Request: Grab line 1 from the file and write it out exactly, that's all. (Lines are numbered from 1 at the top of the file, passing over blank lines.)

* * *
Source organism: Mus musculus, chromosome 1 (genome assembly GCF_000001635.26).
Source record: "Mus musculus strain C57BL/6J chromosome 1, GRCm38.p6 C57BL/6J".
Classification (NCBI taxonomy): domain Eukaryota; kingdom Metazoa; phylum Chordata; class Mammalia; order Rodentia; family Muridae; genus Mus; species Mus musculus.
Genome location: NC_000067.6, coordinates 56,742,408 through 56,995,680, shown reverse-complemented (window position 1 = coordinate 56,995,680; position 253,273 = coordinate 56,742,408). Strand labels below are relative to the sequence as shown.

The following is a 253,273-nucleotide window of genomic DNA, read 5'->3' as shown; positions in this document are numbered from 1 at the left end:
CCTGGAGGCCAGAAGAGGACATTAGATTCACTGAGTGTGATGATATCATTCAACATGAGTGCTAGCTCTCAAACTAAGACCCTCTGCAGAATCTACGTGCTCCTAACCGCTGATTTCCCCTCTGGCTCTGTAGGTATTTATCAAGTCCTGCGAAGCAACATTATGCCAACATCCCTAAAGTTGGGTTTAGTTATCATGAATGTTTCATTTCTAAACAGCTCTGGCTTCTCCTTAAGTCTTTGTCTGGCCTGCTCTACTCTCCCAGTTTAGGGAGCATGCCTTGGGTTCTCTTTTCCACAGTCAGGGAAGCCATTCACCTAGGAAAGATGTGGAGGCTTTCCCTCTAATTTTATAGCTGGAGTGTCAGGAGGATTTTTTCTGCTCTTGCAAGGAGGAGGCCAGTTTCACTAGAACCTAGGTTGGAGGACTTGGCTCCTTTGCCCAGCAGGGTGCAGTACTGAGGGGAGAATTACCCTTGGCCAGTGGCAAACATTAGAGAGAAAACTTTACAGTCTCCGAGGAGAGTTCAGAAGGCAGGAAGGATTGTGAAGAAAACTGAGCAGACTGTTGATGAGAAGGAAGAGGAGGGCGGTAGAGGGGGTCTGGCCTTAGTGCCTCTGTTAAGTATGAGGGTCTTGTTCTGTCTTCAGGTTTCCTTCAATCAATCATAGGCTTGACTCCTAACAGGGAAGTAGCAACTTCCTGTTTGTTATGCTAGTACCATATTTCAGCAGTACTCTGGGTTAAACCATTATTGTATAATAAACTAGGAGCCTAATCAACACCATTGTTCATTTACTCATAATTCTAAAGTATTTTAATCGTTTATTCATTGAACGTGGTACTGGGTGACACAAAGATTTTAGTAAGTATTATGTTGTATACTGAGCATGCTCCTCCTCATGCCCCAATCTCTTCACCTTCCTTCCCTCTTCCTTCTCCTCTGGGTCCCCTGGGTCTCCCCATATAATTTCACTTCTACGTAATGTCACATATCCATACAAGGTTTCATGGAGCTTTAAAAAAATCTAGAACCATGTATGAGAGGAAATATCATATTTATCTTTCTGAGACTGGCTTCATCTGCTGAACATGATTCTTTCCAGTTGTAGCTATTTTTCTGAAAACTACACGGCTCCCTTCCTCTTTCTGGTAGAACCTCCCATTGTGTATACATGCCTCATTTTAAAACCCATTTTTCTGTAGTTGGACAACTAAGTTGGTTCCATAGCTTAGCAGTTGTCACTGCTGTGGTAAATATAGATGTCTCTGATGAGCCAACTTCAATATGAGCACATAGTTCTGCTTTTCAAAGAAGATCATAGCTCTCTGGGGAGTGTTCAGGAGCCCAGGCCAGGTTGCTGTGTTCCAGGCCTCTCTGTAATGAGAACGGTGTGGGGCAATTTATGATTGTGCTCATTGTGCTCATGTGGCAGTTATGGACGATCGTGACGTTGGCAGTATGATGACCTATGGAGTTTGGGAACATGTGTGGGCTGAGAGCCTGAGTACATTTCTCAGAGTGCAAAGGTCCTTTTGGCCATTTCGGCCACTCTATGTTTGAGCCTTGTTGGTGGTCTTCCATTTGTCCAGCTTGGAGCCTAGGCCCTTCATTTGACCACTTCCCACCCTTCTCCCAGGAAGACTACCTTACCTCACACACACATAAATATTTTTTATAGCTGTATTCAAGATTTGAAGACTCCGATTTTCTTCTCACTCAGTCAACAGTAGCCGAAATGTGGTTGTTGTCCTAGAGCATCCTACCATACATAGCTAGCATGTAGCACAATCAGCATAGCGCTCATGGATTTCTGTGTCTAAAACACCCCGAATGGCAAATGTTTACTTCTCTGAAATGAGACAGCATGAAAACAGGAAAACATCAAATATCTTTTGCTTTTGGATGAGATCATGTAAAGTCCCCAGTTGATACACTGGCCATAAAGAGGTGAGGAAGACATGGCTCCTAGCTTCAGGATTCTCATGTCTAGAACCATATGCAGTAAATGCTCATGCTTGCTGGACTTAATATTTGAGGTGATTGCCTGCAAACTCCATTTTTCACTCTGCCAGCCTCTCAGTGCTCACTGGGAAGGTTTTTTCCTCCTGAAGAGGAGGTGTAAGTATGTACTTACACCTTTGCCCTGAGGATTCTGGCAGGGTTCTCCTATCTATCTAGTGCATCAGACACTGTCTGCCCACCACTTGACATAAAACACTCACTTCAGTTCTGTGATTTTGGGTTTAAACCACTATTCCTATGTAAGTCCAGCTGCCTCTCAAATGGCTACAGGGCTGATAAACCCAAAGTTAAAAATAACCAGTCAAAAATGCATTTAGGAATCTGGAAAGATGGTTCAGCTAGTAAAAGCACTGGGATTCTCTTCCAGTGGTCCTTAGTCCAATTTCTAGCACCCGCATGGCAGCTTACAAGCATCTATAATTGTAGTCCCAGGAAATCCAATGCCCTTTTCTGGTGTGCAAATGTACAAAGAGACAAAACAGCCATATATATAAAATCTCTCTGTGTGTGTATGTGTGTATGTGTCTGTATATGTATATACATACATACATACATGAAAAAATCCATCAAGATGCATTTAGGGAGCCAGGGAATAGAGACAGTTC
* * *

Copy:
Source organism: Mus musculus, chromosome 1 (genome assembly GCF_000001635.26).